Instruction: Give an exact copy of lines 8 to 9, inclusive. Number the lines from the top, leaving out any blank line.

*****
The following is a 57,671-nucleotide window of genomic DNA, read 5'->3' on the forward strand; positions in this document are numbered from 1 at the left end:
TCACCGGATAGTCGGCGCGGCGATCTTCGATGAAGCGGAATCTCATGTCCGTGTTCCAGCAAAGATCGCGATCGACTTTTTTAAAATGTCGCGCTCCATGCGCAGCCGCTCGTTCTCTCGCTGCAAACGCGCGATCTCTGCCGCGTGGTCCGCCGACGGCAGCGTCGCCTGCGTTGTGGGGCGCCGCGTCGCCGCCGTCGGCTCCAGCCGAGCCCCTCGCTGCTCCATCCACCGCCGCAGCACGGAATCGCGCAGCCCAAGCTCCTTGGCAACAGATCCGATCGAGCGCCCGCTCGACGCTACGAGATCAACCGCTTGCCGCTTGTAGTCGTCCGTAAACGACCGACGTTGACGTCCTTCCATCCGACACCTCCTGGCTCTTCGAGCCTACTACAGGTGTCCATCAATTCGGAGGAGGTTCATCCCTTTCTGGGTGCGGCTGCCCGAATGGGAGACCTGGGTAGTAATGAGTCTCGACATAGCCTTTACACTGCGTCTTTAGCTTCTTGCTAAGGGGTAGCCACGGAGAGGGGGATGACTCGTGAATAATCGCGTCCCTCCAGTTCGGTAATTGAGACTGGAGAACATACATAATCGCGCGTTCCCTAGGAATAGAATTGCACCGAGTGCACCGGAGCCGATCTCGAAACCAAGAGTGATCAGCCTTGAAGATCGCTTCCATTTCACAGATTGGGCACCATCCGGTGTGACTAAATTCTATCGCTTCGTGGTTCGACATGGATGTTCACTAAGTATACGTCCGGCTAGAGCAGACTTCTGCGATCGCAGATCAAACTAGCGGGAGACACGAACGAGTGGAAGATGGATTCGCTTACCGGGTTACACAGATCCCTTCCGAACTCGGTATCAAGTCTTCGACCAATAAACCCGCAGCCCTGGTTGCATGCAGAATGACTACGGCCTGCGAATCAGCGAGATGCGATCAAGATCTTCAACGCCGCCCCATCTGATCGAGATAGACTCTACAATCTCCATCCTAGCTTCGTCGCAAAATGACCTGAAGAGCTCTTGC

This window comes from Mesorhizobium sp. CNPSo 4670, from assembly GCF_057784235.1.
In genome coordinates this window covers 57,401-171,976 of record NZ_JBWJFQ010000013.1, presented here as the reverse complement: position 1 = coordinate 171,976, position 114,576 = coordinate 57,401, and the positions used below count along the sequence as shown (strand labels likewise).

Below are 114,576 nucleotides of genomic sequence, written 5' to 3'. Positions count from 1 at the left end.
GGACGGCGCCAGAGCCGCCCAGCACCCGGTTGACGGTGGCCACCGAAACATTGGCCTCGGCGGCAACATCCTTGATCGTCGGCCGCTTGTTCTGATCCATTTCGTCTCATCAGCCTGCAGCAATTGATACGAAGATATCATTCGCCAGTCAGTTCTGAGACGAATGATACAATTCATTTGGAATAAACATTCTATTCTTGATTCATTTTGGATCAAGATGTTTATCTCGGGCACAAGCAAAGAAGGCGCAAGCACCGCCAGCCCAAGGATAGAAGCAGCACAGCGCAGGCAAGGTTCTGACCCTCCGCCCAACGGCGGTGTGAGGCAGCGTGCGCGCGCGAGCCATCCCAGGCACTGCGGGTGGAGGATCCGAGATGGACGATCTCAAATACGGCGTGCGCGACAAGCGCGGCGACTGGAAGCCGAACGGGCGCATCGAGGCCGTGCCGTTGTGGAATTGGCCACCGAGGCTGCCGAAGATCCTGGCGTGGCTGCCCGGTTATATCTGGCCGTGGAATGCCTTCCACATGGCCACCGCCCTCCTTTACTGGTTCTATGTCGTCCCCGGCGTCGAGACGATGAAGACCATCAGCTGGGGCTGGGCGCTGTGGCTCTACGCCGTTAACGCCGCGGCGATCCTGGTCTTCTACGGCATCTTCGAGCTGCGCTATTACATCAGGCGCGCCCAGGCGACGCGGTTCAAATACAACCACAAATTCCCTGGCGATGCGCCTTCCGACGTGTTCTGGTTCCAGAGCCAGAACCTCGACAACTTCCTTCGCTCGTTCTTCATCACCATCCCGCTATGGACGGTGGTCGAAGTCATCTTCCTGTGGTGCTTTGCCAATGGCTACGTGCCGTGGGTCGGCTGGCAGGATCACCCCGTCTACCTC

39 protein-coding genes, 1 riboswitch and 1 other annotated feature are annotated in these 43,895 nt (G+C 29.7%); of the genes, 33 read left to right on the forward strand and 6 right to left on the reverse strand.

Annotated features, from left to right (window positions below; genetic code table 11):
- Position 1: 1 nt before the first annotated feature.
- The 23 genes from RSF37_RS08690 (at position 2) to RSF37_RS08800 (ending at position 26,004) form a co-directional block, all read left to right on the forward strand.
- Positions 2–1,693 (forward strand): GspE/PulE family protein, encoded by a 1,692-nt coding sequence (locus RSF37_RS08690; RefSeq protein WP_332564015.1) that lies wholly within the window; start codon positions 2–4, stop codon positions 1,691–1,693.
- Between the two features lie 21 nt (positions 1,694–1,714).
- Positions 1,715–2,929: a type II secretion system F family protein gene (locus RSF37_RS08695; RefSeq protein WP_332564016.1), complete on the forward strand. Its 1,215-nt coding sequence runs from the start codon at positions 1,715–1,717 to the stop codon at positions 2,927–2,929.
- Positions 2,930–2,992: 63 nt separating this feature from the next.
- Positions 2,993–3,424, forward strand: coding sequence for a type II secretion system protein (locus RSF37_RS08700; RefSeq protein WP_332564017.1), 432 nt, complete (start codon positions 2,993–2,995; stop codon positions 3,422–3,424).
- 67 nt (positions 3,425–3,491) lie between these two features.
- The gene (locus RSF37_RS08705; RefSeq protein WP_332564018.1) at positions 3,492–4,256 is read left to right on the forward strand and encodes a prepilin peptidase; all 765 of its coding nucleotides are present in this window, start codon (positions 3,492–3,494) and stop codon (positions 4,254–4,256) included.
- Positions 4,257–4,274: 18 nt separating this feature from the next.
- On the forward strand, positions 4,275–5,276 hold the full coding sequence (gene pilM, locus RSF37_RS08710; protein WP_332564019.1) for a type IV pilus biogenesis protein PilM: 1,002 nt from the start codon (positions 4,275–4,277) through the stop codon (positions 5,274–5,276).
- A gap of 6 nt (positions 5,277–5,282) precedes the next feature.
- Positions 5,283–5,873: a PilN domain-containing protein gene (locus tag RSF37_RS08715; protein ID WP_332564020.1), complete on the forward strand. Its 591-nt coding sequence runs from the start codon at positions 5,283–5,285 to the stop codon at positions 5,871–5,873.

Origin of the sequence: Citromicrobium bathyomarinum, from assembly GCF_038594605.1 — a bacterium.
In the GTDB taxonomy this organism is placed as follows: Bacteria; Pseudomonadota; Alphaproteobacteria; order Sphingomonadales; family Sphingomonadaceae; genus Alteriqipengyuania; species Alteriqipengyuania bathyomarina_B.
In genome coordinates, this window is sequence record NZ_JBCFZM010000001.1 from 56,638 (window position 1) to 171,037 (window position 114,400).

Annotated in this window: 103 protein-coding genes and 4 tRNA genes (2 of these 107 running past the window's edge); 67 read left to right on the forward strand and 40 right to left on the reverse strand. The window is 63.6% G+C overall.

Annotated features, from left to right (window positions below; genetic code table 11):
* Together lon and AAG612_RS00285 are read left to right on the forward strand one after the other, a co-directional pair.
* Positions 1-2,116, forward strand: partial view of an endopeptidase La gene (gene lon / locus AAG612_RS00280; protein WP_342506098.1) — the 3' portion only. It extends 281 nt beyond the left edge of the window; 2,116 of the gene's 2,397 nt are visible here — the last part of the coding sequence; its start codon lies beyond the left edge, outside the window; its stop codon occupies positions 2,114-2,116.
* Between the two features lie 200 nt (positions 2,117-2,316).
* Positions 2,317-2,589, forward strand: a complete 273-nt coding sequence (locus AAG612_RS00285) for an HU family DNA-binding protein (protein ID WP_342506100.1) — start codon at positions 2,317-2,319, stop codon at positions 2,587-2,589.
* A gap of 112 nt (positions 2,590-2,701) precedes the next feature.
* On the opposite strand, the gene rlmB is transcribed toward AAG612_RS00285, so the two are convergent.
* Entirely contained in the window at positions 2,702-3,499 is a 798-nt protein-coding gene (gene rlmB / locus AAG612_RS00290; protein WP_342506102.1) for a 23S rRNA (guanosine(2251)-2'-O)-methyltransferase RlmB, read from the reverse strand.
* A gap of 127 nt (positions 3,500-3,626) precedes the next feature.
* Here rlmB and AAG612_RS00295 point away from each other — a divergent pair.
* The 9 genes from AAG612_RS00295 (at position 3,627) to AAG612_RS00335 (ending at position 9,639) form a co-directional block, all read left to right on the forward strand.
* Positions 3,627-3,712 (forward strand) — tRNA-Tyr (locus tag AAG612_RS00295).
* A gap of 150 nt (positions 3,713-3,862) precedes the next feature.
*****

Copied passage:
Annotated features, from left to right (window positions below; genetic code table 11):
- Position 1: 1 nt before the first annotated feature.